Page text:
The east Africa country currently has a president who is both head of state and government, a source of intense election tussles that has repeatedly plunged Kenya into bloody clashes.
The current prime minister is not the head of government and the position was created last year in a unity government put in place to end widespread post-election violence.
Under the draft, the president will be directly elected and will name a premier from the largest party or coalition of parties in parliament and who will be confirmed by parliament.
"Kenyans were unanimous that the era of an imperial president must come to an end and there must be an elaborate system of checks and balances running throughout the entire government structure," Nzamba Gitonga, the head of a panel of experts that drafted the law, said at the unveiling.
The draft law also proposes a decentralised government, introducing regional and county governments, sets limits on the size of the cabinet and introduces a senate.
Kenyans will debate the draft for the next 30 days and make suggestions to the experts. The final draft will be voted for in a referendum in 2010.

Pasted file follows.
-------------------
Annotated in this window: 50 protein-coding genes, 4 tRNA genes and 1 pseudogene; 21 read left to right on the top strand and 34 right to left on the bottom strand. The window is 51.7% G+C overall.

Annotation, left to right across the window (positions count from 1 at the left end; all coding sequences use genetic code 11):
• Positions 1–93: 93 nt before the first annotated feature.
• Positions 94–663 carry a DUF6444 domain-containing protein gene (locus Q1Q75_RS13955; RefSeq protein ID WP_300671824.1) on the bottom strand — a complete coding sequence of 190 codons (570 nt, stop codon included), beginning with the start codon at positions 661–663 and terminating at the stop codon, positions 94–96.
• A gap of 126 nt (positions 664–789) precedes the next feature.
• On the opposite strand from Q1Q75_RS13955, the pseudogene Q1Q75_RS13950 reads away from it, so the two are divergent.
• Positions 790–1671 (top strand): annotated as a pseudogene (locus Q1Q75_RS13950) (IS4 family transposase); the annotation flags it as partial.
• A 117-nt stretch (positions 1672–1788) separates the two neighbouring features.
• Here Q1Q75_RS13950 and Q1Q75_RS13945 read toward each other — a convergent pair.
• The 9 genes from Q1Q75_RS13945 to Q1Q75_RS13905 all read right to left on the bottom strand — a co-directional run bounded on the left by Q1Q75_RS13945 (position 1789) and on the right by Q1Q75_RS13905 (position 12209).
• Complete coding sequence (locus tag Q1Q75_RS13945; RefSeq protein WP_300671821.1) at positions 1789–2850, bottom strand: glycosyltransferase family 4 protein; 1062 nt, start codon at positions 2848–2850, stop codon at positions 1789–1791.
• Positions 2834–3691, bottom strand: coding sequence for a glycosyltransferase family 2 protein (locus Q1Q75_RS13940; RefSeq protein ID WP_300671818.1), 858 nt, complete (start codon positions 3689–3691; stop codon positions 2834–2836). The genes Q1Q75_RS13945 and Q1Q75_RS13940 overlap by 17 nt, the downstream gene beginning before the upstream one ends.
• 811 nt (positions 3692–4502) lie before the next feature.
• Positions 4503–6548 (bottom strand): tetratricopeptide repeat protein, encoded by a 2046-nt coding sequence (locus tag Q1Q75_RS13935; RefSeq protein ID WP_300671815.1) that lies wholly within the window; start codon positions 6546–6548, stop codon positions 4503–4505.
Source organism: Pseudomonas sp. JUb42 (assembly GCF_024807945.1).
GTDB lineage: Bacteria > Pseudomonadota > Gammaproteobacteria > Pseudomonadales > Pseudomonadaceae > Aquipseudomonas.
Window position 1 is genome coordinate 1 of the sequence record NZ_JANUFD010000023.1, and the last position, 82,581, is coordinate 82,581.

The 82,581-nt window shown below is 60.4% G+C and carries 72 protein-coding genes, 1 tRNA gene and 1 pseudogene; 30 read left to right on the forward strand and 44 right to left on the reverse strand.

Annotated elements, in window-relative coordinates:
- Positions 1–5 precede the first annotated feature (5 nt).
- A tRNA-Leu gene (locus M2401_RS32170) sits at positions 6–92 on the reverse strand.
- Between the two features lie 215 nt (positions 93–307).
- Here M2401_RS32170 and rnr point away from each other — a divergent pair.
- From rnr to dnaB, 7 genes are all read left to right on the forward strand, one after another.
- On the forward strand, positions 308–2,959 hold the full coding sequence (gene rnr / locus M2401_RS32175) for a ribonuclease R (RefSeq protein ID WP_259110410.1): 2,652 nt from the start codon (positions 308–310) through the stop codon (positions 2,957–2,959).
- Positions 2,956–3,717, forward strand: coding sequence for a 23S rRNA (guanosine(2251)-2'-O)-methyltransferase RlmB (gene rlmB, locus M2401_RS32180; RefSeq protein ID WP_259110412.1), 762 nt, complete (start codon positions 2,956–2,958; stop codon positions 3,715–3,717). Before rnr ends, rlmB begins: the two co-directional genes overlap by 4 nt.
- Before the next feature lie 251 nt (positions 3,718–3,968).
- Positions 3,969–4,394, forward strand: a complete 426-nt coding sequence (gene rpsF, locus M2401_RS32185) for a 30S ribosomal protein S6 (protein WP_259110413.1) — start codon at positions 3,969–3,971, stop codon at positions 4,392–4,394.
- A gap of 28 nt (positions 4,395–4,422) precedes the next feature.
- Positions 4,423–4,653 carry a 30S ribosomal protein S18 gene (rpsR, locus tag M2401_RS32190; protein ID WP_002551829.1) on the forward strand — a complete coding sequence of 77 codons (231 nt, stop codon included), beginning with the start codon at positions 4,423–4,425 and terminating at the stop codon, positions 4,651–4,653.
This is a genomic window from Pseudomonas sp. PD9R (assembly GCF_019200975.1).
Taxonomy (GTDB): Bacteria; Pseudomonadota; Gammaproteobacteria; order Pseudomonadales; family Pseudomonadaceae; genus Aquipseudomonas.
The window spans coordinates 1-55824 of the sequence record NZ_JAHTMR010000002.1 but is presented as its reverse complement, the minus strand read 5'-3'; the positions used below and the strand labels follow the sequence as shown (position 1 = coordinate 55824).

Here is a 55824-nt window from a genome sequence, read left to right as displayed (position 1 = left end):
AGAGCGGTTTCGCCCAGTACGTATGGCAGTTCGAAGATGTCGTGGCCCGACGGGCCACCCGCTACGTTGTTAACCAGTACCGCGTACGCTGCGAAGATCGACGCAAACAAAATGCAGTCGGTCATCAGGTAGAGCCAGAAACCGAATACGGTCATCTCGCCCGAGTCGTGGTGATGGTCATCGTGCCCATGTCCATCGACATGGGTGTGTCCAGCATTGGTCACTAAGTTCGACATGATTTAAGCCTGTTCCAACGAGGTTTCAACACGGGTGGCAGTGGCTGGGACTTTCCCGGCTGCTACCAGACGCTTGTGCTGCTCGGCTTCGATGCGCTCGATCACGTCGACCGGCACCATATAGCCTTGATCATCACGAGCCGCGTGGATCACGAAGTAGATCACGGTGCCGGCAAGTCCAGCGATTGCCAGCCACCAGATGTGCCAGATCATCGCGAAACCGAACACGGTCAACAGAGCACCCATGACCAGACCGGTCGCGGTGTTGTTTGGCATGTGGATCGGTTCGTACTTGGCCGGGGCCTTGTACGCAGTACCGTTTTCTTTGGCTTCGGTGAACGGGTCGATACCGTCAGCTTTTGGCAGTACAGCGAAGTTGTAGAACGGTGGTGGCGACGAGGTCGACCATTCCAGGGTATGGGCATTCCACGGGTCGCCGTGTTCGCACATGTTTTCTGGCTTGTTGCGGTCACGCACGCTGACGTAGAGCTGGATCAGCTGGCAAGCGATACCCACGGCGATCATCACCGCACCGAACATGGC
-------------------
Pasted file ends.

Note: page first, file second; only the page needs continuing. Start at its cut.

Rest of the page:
The last constitutional referendum in 2005 ended with the defeat of the government-backed "yes" camp, prompting President Mwai Kibaki to dissolve the cabinet and rename a fresh one without the ministers who opposed it.
Leaders of the two emerging camps -- Kibaki and then opposition chief Raila Odinga -- ran for the presidency in 2007 elections, whose disputed result sparked Kenya's worst post-independence violence which claimed some 1,500 lives.
Odinga accused his rival of stealing the vote.
A power-sharing deal brokered by former UN chief Kofi Annan made Odinga the premier and Kibaki retained his post.
Also in the agreement was an undertaking to make institutional and legal reforms, wich included a new constitution to avoid fresh unrest.
"I think the time has come for Kenyans to bite the bullet. Let there be a civilised debate," Odinga said during Tuesday's ceremony.